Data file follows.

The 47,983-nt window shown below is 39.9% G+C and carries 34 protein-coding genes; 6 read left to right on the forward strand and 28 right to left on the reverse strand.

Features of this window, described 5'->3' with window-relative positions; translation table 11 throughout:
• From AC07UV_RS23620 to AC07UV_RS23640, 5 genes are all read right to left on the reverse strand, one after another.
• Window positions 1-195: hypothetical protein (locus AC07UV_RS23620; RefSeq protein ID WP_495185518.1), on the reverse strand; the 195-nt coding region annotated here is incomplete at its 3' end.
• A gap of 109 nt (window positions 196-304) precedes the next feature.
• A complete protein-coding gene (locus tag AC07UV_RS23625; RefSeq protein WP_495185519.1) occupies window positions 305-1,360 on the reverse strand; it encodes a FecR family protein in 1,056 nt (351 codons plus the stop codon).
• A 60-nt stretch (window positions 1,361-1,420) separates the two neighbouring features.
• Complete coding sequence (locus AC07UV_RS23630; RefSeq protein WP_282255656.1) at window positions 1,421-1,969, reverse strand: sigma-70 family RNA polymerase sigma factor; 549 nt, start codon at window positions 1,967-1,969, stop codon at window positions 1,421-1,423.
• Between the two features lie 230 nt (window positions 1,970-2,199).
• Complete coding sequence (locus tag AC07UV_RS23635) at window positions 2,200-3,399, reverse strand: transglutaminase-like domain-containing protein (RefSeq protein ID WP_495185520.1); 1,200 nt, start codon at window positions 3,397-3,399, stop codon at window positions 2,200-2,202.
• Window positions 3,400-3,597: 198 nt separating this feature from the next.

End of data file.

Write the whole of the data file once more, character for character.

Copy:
The 47,983-nt window shown below is 39.9% G+C and carries 34 protein-coding genes; 6 read left to right on the forward strand and 28 right to left on the reverse strand.

Features of this window, described 5'->3' with window-relative positions; translation table 11 throughout:
• From AC07UV_RS23620 to AC07UV_RS23640, 5 genes are all read right to left on the reverse strand, one after another.
• Window positions 1-195: hypothetical protein (locus AC07UV_RS23620; RefSeq protein ID WP_495185518.1), on the reverse strand; the 195-nt coding region annotated here is incomplete at its 3' end.
• A gap of 109 nt (window positions 196-304) precedes the next feature.
• A complete protein-coding gene (locus tag AC07UV_RS23625; RefSeq protein WP_495185519.1) occupies window positions 305-1,360 on the reverse strand; it encodes a FecR family protein in 1,056 nt (351 codons plus the stop codon).
• A 60-nt stretch (window positions 1,361-1,420) separates the two neighbouring features.
• Complete coding sequence (locus AC07UV_RS23630; RefSeq protein WP_282255656.1) at window positions 1,421-1,969, reverse strand: sigma-70 family RNA polymerase sigma factor; 549 nt, start codon at window positions 1,967-1,969, stop codon at window positions 1,421-1,423.
• Between the two features lie 230 nt (window positions 1,970-2,199).
• Complete coding sequence (locus tag AC07UV_RS23635) at window positions 2,200-3,399, reverse strand: transglutaminase-like domain-containing protein (RefSeq protein ID WP_495185520.1); 1,200 nt, start codon at window positions 3,397-3,399, stop codon at window positions 2,200-2,202.
• Window positions 3,400-3,597: 198 nt separating this feature from the next.